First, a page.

Herock then returned to Oakland for two seasons and joined Wolf in Green Bay for three seasons as the vice president of player personnel. He is in the West Virginia University Sports Hall of Fame and the Pennsylvania Sports Hall of Fame.

Where he lives: With his wife, Barry, of 53 years, Herock lives on Lake Lanier in Gainesville and has two boys, Shaun, who works for the Raiders as their director of college scouting, and Ken. He has five grandchildren.

What he does now: Herock is 74 and since 2002 has had a business called Pro Prep, which prepares NFL prospects for their pre-draft interviews. He has worked with more than 1,000 prospects and during an average year works with between 10 to 15 first-round picks.

On his senior season at West Virginia: "We were 8-2 and lost to Penn State and Oregon State who were highly ranked. But we didn't go to a bowl game because there just weren't that many bowls back then.''

On playing with the great George Blanda at Oakland, who finally retired at the age of 48: "He is the most competitive people I have ever been around. Also, when he was the scout-team quarterback and Daryle (Lamonica) was the starter (at quarterback), he would try to embarrass the first-team defense. If he was on the field, he was going to beat you. He played forever.''

On being the Raiders front office with Stabler as the team's quarterback: "Funny, but when he first came to Oakland he ended up playing in the Continental League (Spokane) and then was a backup, backup and backup in Oakland. But he could take a team and lead you to victory. He was great and well liked but very free spirited. Also, back then quarterbacks called their own plays and he knew what he was doing on the field.''

On his relationship with Al Davis: "He gave me my start both on the field and in the front office. He was in charge and we would make recommendations on the players but he would make all the picks. (The Raiders way) wasn't a myth in those days. It was Mr. Davis' way and he knew he could resurrect players, milk them and get something out of them. I remember being at the old combine one day and we were sitting in the corner of the stadium and he looked around and said we could make a lot of money on this, people want to see this and we could put it on television. He had the ability to look into the future.''

On John Madden: "We were neighbors and I would drive him back and forth from work every day. I love him but I think anyone coaching the Raiders during those days would have been successful. He just had a way about delivering messages to the team and I think that carried over to the public when he went on TV.''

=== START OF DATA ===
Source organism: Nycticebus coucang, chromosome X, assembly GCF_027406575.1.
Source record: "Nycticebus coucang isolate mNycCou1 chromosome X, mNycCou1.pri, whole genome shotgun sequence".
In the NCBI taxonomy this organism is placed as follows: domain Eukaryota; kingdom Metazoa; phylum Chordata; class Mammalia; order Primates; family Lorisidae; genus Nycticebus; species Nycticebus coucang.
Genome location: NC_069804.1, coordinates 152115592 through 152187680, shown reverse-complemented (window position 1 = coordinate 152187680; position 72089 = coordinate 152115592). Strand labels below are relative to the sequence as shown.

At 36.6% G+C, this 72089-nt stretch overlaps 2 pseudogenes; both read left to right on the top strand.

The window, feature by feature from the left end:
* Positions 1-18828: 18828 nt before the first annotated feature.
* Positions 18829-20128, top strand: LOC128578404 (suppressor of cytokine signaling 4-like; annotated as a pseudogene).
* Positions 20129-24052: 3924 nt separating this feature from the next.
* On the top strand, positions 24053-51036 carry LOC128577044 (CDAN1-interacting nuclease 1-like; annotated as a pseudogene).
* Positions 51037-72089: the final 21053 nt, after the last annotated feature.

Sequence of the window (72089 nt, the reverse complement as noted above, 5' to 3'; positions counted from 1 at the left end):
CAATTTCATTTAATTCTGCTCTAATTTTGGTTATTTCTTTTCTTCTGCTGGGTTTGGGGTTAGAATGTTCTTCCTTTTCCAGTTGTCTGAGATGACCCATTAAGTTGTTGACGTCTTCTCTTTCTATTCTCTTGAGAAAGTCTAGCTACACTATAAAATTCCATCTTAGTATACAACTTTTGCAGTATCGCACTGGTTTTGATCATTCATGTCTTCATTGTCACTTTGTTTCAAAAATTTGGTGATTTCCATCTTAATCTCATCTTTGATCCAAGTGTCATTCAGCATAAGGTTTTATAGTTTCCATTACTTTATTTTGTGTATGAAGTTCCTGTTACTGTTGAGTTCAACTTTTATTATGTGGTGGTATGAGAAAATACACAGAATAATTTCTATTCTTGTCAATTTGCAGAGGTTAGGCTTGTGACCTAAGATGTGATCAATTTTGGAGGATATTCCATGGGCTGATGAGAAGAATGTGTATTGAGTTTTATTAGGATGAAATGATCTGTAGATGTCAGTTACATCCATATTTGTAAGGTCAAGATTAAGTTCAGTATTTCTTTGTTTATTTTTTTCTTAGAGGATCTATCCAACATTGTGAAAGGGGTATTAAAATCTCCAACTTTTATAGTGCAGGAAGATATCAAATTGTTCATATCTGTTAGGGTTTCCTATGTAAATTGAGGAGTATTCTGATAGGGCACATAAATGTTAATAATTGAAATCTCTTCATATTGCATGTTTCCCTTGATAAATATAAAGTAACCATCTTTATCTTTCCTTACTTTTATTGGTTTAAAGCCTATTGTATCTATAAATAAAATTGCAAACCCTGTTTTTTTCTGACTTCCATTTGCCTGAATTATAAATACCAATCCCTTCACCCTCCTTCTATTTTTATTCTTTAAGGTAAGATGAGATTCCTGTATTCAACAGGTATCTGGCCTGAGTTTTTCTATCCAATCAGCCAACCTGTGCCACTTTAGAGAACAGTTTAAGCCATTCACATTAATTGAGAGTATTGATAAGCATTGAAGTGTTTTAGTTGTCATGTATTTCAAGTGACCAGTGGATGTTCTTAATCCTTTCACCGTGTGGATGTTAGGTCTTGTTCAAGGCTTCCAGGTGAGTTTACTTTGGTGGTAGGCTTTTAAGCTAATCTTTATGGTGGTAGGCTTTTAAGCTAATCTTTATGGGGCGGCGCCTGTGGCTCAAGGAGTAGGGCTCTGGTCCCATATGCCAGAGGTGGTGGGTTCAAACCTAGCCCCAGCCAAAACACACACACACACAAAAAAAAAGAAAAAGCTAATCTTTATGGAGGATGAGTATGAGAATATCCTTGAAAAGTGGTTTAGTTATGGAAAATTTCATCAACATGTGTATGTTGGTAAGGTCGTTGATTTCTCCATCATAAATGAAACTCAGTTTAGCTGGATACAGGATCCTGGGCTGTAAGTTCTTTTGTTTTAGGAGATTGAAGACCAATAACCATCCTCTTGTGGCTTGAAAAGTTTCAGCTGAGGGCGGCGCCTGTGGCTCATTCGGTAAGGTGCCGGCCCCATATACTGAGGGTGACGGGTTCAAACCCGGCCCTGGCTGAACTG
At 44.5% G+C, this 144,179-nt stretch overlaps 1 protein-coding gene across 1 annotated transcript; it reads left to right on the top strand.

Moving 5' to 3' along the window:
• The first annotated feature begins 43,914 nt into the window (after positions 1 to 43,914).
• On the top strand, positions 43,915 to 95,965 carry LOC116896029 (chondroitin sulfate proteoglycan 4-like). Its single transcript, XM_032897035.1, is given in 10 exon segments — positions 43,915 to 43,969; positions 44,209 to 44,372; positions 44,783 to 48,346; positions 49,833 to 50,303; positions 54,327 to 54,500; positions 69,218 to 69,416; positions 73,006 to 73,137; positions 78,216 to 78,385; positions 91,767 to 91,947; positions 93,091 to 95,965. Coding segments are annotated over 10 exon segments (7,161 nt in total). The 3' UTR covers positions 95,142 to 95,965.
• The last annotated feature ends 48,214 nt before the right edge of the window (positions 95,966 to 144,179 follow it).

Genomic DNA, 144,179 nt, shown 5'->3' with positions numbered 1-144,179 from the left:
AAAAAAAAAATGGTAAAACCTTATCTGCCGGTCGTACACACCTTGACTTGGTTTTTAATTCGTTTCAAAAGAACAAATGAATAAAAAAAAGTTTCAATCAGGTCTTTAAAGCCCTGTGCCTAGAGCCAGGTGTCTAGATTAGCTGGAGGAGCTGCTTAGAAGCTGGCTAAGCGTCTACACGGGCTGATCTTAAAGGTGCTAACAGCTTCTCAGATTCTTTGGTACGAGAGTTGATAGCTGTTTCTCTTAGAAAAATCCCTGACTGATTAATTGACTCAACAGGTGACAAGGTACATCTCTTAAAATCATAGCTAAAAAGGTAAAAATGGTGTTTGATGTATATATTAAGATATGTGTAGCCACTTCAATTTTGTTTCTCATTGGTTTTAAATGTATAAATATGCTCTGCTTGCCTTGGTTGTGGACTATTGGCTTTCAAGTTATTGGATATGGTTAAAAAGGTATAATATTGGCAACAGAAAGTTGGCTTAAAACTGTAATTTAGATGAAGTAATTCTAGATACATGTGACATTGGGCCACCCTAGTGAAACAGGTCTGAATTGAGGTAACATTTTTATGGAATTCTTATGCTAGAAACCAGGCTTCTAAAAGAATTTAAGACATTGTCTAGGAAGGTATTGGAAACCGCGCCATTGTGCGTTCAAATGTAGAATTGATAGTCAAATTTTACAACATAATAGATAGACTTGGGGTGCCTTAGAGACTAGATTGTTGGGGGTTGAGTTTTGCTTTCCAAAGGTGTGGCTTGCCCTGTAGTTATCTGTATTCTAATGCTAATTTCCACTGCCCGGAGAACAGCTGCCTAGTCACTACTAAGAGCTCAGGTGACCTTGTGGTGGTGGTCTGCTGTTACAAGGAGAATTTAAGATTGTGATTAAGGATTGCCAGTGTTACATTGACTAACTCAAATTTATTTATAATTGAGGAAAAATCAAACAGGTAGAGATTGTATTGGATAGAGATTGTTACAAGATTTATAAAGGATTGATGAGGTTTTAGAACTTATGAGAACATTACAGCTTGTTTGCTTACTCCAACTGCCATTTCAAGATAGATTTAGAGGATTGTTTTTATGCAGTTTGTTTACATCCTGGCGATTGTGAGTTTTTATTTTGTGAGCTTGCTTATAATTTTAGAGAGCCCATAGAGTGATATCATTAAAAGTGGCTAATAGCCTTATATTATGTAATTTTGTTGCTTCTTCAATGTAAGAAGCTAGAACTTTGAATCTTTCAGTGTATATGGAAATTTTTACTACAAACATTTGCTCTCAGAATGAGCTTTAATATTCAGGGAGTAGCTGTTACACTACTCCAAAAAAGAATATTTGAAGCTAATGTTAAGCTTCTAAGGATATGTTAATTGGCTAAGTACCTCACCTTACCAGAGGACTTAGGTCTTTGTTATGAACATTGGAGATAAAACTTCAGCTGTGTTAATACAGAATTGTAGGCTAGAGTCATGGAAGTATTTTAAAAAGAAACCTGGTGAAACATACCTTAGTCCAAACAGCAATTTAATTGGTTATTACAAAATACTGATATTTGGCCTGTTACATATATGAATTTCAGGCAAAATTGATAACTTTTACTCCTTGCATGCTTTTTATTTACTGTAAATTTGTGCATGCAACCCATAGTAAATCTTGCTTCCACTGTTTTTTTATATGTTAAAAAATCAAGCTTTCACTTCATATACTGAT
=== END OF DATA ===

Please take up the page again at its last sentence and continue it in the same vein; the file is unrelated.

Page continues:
On getting fired at Tampa Bay: "Mr. Culverhouse called me in and asked if I had been talking to the USFL and I said yes and he said you are fired.''

On drafting Bruce first overall for the Falcons in '89: "Marion was a defensive coach and he wanted to go defense and I wanted to get Tim Brown out of Notre Dame, who had won the Heisman and really could have helped us at receiver and running back kicks. But Marion wanted to go defense and at that point we didn't know the downside of Bruce and that was he wasn't dedicated enough, he didn't live in the weight room, he didn't study the game. It was all natural ability.''

On Deion Sanders: "There isn't any athlete to come out of college like Deion. There are guys that are close, but not like him. I would challenge anyone to say that Deion isn't the greatest athlete to ever play. He wasn't necessarily the best football player ever but he changed the whole image here and we started to win.''

On Jeff George: "His agent Leigh Steinberg told us not to draft him because he would sit out the entire year. We then had a workout for Jeff with just Indy and us and he threw 50 balls and the first 45 were perfect and everyone was caught. I said after that the workout is over, and in a couple of days the Colts called us and we got a Pro Bowl receiver and lineman for Jeff.''

On bringing George to the Falcons: "June Jones really liked Jeff, and he got us to the playoffs. But then came the big blowout with June. It just didn't work.''

On his Pro Prep business: "I wanted to work for myself so I started it. I knew players needed help preparing for their interviews for the draft. I take only combine players and it has kept me in the game.''